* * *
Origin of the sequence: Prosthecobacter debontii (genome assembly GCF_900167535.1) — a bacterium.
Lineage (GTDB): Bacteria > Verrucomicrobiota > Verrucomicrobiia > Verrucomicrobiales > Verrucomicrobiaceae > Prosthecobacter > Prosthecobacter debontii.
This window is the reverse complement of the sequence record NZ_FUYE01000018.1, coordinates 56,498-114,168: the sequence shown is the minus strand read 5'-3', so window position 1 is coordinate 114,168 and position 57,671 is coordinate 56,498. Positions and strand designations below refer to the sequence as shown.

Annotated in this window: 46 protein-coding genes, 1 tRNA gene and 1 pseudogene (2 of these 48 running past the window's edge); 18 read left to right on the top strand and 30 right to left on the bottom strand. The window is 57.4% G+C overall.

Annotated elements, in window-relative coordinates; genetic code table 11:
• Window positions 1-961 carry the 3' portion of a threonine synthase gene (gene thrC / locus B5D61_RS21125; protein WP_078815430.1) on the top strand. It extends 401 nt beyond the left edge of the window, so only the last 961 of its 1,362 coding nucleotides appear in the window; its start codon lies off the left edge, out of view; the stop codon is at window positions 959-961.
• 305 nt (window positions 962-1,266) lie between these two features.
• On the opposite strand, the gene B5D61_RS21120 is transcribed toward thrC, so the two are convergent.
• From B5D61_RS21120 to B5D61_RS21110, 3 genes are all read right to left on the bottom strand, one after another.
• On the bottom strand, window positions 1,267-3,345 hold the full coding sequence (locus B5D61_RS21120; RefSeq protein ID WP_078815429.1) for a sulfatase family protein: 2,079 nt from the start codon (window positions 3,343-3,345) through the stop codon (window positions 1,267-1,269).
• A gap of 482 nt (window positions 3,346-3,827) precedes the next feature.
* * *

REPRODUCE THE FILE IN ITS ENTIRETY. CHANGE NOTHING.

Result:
Origin of the sequence: Prosthecobacter debontii (genome assembly GCF_900167535.1) — a bacterium.
Lineage (GTDB): Bacteria > Verrucomicrobiota > Verrucomicrobiia > Verrucomicrobiales > Verrucomicrobiaceae > Prosthecobacter > Prosthecobacter debontii.
This window is the reverse complement of the sequence record NZ_FUYE01000018.1, coordinates 56,498-114,168: the sequence shown is the minus strand read 5'-3', so window position 1 is coordinate 114,168 and position 57,671 is coordinate 56,498. Positions and strand designations below refer to the sequence as shown.

Annotated in this window: 46 protein-coding genes, 1 tRNA gene and 1 pseudogene (2 of these 48 running past the window's edge); 18 read left to right on the top strand and 30 right to left on the bottom strand. The window is 57.4% G+C overall.

Annotated elements, in window-relative coordinates; genetic code table 11:
• Window positions 1-961 carry the 3' portion of a threonine synthase gene (gene thrC / locus B5D61_RS21125; protein WP_078815430.1) on the top strand. It extends 401 nt beyond the left edge of the window, so only the last 961 of its 1,362 coding nucleotides appear in the window; its start codon lies off the left edge, out of view; the stop codon is at window positions 959-961.
• 305 nt (window positions 962-1,266) lie between these two features.
• On the opposite strand, the gene B5D61_RS21120 is transcribed toward thrC, so the two are convergent.
• From B5D61_RS21120 to B5D61_RS21110, 3 genes are all read right to left on the bottom strand, one after another.
• On the bottom strand, window positions 1,267-3,345 hold the full coding sequence (locus B5D61_RS21120; RefSeq protein ID WP_078815429.1) for a sulfatase family protein: 2,079 nt from the start codon (window positions 3,343-3,345) through the stop codon (window positions 1,267-1,269).
• A gap of 482 nt (window positions 3,346-3,827) precedes the next feature.